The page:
A unique art festival is being held at the famed Shravanabelagola where artists will showcase creations inspired by this historically rich destination
Conducting an event during a religious ritual that happens once every 12 years is a treat for any devotee, but this time, in addition to devotees, it will be art extravaganza and a treat for artists across the country. The Shravanabelagola Art Festival is bound to entice anyone interested in art, culture, history, heritage and architecture. This unique art festival is curated and conceptualised by mother and son duo Pushpa Panday and Rajat Pandya. A three phase art festival, the first phase saw artists gather to paint, and there are two phases to be held from February 17 to 26 during the Mahamastaka Abhisheka, and during March and April, where paintings from the festival will be displayed at various galleries across the country. Pushpa, a gold medallist and MA graduate of fine arts had worked on such projects for the past 25 years. Rajat explains further, “We are followers of Jainism, so she had a keen interest towards painting murals and Jain stories, history and heritage. She has organised similar events in Indore and Bhopal too.” Art festivals like this have been happening at various religious destinations, but at a very small scale. Pushpa had organised one such festival in Bawangaja with 50 artists in total. “My mother came up with the idea for this festival with the guidance and support of Swasti Sri Charukeerthi Bhattaraka Swamiji, the head at the Shravanabelagola Mutth. We showed the entire plan and got immediate support,” Rajat who is also an artist, adds. The location is rich in culture, tradition, heritage, art and architecture. “We wanted to put forth all the riches about the heritage with Lord Bahubali on canvas through an artist’s perspective. Not many people know about the beautiful temples and architecture that Shravenabelagola has and we wanted to capture not just the landscape but also contemporary and modern style impressions.” Through the festival, the idea is to bridge the gap between art, culture, religion and a historically significant place. From the planning stage in June, they got the necessary permissions to conduct a camp and artists gathered for their artworks. Three senior artists along with Rajat’s mother were selected from the open call. The biggest challenge was funding, with an initial fund given by the swamiji and major funders from USA and Hong Kong. There were about 45 artists from across the country, and about 25 from Karnataka and Bengaluru that took part in the first phase.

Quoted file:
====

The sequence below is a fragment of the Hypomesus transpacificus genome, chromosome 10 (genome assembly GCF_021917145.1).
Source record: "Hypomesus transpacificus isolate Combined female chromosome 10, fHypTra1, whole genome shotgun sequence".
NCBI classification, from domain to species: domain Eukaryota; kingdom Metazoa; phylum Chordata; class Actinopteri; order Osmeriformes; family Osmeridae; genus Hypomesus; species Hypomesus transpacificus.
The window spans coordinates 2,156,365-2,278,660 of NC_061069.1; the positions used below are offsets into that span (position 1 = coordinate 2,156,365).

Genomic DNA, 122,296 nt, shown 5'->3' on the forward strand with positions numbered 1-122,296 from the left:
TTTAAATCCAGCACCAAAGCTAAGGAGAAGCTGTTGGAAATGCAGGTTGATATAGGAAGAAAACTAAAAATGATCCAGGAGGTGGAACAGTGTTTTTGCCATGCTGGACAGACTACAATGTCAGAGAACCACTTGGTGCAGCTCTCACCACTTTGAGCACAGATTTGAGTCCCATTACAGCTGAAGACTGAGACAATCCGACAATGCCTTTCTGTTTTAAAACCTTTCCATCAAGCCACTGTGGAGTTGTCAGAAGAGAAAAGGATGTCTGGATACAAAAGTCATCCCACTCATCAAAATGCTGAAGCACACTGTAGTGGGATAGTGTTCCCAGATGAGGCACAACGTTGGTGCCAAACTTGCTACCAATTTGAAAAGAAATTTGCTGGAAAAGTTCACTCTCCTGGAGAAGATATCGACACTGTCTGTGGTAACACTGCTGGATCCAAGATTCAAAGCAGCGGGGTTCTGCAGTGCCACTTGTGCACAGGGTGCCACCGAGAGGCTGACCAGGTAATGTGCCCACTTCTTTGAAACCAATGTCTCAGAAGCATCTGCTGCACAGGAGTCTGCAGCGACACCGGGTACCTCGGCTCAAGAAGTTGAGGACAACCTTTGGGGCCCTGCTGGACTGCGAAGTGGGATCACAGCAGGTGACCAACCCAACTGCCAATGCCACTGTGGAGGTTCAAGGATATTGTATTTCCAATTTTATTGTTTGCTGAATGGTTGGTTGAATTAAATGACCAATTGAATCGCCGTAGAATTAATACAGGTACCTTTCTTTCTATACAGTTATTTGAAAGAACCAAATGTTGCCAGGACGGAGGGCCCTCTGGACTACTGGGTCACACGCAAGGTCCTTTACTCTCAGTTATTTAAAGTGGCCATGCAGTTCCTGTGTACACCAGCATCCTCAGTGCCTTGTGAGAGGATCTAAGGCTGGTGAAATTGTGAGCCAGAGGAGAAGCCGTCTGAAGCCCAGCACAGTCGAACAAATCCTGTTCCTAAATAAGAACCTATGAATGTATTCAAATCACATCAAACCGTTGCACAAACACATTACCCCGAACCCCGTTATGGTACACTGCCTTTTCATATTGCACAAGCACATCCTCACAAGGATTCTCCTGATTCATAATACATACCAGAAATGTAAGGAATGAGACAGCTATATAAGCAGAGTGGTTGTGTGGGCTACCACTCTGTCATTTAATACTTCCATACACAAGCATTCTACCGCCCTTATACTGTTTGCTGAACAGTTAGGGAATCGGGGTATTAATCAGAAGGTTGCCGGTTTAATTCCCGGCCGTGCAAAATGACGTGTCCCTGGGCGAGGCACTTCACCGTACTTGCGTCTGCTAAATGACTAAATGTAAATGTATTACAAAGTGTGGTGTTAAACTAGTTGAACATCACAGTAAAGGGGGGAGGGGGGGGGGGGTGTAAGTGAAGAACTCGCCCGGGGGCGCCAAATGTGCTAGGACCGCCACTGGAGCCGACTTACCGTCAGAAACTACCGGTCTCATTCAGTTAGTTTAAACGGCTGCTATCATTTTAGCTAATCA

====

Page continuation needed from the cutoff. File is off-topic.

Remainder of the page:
Rajat adds, “This festival is unique because its divided into three phases. The first was the camp that we had at Shravanabelagola where artists were invited to come and stay, and be inspired to create pieces of art from their experiences. In the upcoming second phase, we will be displaying all the artwork at Sharavanabelagola during the Mahamastakabhgisheka of Lord Bahubali. And finally, we will be taking the artwork and displaying it in various galleries across the country.” Puspha who is the brainchild behind this festival adds, “The festival is unique because it has a different set-up, and is inspired by the place, Lord Bahubali and The Mahamastakabhisheka. People come and offer praise to Lord Bahubali but they don’t really see the place, art, architecture and paintings that are almost 100 years old. The idea of this festival is to celebrate its beauty and rich history. People can expect a lot of beautiful pieces of artwork capturing the essence of Shravanabelagola and Lord Bahubali. As to their plans ahead, “Some of the artworks will be on sale, and the funds collected will go towards Jain Mutth and in the restoration and upkeep of the architecture and paintings,” he signs off.
— The paintings created during the art camp will be on display at Gallery G in the month of March.